SEOUL, Dec. 5 (Yonhap) -- Unionized workers at Hyundai Motor Co. will stage a partial strike later this week in protest against the company's plan to invest in a local car manufacturing joint venture (JV) sought by a municipal government, the union said Wednesday.
Hyundai's 51,000-member union will go on strike for four hours a day on Thursday and Friday at its domestic plants, a union spokesman said in a text message.
Hyundai has been seeking to sign an agreement with the Gwangju city government to become the second-largest shareholder of the vehicle production JV, which will assemble vehicles under an original equipment manufacturing (OEM) contract.
But the union has strongly opposed the company's planned investment in the JV, citing breach of trust and violation of an existing collective agreement.
The Gwangju government has been pushing to build a car-manufacturing JV worth 700 billion won (US$628.6 million) with capital of 280 billion won and a loan of 420 billion won, aiming to complete the plant by 2020.
Of the 280 billion won capital, Hyundai will foot 53 billion won and the remaining 227 billion won is to be provided by the Gwangju government, making it the biggest shareholder.
Hyundai said it plans to have the plant produce mini cars with 1-liter engines through OEM contracts. The maker of the Sonata sedan and the Santa Fe SUV does not produce mini cars domestically, though it makes similarly sized models, such as the i10, in its overseas plants.
The JV is aimed at generating jobs in Gwangju, which lies 330 kilometers southwest of Seoul, and helping support the local economy. The Gwangju government proposed tax benefits to investors such as a 75 percent reduction in acquisition taxes and another 75 percent cut in income taxes for the first five years of operations, Hyundai said.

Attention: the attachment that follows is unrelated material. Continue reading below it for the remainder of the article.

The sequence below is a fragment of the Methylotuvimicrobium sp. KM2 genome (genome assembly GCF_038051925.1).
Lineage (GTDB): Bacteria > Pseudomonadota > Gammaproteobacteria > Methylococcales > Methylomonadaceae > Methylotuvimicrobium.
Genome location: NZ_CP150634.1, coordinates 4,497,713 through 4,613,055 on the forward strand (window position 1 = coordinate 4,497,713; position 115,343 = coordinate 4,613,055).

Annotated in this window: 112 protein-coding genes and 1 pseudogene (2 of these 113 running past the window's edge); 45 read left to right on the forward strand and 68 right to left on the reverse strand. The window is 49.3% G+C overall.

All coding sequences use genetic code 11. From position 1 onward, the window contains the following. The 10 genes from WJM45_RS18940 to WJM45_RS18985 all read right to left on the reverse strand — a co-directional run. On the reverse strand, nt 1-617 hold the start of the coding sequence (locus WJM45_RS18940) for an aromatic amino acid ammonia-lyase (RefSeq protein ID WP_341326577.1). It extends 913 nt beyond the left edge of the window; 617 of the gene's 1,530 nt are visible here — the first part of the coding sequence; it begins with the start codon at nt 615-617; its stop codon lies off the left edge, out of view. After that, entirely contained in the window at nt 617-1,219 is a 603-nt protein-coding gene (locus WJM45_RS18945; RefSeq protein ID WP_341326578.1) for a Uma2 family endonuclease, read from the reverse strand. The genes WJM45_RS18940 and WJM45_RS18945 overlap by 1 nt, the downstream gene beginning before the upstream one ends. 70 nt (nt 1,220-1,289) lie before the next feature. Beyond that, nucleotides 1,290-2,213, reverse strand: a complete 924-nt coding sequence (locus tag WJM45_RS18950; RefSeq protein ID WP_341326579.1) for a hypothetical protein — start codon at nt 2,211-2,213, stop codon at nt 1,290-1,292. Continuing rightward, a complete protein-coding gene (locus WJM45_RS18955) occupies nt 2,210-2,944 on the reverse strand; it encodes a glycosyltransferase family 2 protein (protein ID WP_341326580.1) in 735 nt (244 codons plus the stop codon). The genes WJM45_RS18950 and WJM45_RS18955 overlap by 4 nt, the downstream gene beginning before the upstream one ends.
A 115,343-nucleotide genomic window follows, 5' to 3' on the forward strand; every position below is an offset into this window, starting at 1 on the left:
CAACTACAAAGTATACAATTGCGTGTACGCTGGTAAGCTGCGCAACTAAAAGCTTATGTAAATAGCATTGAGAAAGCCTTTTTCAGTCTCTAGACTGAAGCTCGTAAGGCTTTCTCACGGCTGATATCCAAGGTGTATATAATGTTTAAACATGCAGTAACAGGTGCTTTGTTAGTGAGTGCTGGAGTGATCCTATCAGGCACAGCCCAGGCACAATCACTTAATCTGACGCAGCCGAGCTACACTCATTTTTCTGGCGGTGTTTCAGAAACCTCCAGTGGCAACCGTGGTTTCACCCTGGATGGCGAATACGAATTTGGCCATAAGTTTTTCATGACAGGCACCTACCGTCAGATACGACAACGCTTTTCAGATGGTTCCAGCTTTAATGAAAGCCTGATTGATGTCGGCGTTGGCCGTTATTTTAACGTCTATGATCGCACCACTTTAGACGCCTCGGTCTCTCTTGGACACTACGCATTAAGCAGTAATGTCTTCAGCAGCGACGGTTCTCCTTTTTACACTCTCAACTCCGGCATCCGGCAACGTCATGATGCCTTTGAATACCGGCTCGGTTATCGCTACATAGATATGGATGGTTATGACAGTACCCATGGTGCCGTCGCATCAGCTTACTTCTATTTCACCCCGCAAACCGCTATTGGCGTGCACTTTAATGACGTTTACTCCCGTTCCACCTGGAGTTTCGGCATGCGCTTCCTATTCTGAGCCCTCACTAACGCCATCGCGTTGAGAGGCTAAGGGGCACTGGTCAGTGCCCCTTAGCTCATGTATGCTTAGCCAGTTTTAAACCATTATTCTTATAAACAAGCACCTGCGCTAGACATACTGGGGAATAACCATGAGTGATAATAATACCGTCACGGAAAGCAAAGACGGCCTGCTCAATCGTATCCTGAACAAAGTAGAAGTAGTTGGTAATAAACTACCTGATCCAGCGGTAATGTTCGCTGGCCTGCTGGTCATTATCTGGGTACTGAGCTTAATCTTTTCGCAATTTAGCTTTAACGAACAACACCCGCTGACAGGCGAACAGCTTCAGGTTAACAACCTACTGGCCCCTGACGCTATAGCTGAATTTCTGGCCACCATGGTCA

The Gwangju government said it plans to pay employees at the plant an annual salary in the mid-30 million-won range, far lower than the average of 90 million won for workers at Hyundai plants. Hyundai expects to produce vehicles at low cost in the OEM plant.
As the vehicles produced at Hyundai's plants cannot be transferred for production to other plants without approval from the union, only new models can be built at the OEM plant, Hyundai said.
Hyundai's union, on the other hand, said it is against the company's OEM production move, stressing the carmaker has extra production capacity.
The combined output capacity of Hyundai and its affiliate Kia Motors Corp. stands at 9.68 million vehicles, and their total sales reached 7.35 million autos in global markets last year.
The union has argued Hyundai has ample leeway to assemble vehicles in its existing plants and there is no need to look elsewhere.
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